Beautifully snug, Cala Figuera
Fig trees and fishermen’s houses…Majorca reveals one of its most beautiful sides in the fig tree bay. That’s the translation of Cala Figuera, the snug little village with the elongated bay in the south-east of the Balearic Island. Because flourishing here alongside pine trees and palm trees, you’ll find the source of the place name, with deep green leaves and succulent fruits – the fig trees!
Cala Figuera in the municipality of Santanyí was highly esteemed by holidaymakers in the 1970s and 1980s, but interest waned considerably in the following years. Some hotels were demolished or converted into chic apartment buildings. Even now, sophisticated and stylish villas and freehold apartments are being built here. These are dream properties for foreign residents or anyone who might daydream about having a property in Majorca.
Old fishing village atmosphere
The fact that Cala Figuera escaped tourism to a great extent is precisely what the village can now turn to its advantage – growing while at the same time retaining its original quality, its romantic Mediterranean atmosphere and the feel of “Majorca as it was in the past”. As well as fishing, tourism does indeed play a significant role and there are some really beautiful holiday homes – but the place is not totally dependent on it…
Sought-after photo model
From an aerial perspective, the fig bay looks like a Y, with two parts created by the two inlets Caló d’en Boira and Caló d’en Busques. Fishermen’s houses with the typical boathouses nestle against the shore. The sight is so picturesque that it’s probably one of the most-photographed subjects in Majorca. Caló d’en Busques is even deemed to be one of the most sheltered fishing harbours in all of the Balearic Islands. And here – alongside the cruisers and sailing yachts – you can still see the traditional Majorcan wooden boats called llaüts. Nets laid out on shore by the fishermen to dry in the sun complete the perfection of this idyllic picture postcard scene. Every July, locals honour the patroness of seafarers – in the “Festes de la Mare de Déu del Carme”, complete with live music and a boat parade.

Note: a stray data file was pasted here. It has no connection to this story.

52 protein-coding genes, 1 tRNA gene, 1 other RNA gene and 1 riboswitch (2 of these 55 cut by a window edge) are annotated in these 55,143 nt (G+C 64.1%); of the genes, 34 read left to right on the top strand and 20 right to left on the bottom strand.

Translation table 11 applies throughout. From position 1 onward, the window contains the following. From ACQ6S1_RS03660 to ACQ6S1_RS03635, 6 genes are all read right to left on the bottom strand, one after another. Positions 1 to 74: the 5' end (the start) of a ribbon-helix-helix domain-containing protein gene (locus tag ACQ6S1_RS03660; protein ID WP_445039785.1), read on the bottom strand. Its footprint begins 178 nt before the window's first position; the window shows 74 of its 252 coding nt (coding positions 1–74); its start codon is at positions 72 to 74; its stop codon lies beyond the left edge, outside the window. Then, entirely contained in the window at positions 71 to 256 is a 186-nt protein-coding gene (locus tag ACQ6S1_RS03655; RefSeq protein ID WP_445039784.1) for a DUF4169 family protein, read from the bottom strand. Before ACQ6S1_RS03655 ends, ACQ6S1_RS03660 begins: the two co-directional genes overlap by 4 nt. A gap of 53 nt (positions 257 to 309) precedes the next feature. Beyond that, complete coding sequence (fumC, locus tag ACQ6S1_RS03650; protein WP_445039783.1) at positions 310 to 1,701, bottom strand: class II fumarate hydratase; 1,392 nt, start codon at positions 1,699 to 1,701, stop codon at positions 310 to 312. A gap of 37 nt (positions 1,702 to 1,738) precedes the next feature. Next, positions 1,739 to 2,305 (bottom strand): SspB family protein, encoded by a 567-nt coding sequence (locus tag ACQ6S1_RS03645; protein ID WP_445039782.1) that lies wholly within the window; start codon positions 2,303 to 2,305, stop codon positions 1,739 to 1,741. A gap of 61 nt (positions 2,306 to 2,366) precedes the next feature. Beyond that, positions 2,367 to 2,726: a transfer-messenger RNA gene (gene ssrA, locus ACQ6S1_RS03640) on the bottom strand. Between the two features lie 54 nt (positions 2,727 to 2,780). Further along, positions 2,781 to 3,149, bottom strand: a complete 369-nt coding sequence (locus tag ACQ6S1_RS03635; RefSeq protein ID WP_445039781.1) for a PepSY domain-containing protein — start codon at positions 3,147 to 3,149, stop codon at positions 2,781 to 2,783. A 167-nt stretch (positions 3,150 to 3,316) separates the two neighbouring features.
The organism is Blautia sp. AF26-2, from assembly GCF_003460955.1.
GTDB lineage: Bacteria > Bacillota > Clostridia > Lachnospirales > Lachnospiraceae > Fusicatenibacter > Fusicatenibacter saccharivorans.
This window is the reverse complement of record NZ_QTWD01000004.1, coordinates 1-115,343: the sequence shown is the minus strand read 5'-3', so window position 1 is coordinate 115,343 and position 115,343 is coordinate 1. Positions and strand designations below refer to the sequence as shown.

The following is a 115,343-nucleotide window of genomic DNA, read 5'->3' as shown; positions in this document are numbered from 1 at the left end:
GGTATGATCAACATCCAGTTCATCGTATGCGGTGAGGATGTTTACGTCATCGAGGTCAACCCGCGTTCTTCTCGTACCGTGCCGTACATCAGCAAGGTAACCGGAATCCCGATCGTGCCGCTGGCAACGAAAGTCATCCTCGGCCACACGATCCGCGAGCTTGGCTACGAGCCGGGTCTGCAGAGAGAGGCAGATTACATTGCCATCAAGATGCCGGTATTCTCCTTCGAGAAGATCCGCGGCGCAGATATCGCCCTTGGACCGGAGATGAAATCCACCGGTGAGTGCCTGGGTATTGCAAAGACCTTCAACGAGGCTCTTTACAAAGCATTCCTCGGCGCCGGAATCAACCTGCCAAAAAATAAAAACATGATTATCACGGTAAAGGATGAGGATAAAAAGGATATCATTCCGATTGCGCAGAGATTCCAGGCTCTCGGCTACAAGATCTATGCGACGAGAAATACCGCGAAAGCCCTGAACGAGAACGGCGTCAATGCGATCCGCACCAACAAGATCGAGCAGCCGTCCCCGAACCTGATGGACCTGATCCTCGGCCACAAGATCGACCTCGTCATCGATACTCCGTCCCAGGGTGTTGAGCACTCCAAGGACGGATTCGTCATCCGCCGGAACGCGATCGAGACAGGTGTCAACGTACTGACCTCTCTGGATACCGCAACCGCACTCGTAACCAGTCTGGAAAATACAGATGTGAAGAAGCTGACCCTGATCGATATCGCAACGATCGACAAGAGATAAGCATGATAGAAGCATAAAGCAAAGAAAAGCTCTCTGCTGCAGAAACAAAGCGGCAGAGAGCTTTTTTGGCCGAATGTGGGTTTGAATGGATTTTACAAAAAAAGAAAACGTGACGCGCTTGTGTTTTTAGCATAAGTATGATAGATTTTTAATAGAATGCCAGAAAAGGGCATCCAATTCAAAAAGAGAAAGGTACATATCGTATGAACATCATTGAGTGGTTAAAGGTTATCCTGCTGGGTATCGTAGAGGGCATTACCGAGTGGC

Swimming and snorkelling
One of the reasons this place did not experience a meteoric rise in holiday tourism also has to do with the fact that Cala Figuera doesn’t have its own sandy beach for bathing and basking in the sun. But that doesn’t mean there’s any lack of options when you feel like plunging into that water – at the little pebble beach called Cala Figuera, for example. It conveniently has the same name as the village and it’s perfect if you simply want a swim or to go snorkelling. This rocky stretch of coast is certainly always a playground for the fish.
And then you have the playas nearby too, like Cala Santanyí just four kilometres away, for example. It’s about ten kilometres to Cala Llombards; families with kids especially will be in seventh heaven on this beach with its shallow water. And also recommended to enjoy the fun of bathing freely are the two natural beaches of Cala Mondragó and Cala S’Amarador.
If you’d like to do some hiking in the surroundings, you could head off to the lighthouse Torre d’en Bèu, for example. It’s on the eastern side of the bay. It’s also lovely to walk through the village itself. That way, you can do some exploring and find out where to go when you want to treat yourself, because Cala Figuera also has plenty to offer residents and guests from a culinary point of view. The selection ranges from fishermen’s pubs to bars and cafés to restaurants – either in the middle of the village or with breathtaking views of the water. Perfect for enjoying freshly caught seafood, a hearty paella, a palatable vino or some fine French cuisine!
Wining and dining!
You can find the delicious food à la française in the restaurant La Petite Iglesia, meaning the little church. There’s a good reason for the name, because you’ll be dining in the former church of Cala Figuera from the year 1938, right in the centre of the village. On the other hand, Es Port scores points with its enchanting location right by the water. The Bon Bar is in no way inferior in this respect either, coming up trumps with its outdoor spaces that have the best views of the opposite shoreline and the harbour entrance.
Excursion to natural beaches
And who wouldn’t want to go out on the water themselves at some point? Redstar Tours – as well as renting out boats, kayaks and standup paddle boards – offers boat trips directly from Cala Figuera between May and September. One of the options is a 2.5 hour trip along the south-east coast of Majorca including a stop for swimming in Caló des Moro and Cala s’Almunia. Are you longing to visit Cala Figuera yet?
From Palma de Mallorca Airport, it’s 50 kilometres… And golfing pleasure awaits at Vall d’Or Golf, featuring a varied 18-hole course with views of the Mediterranean.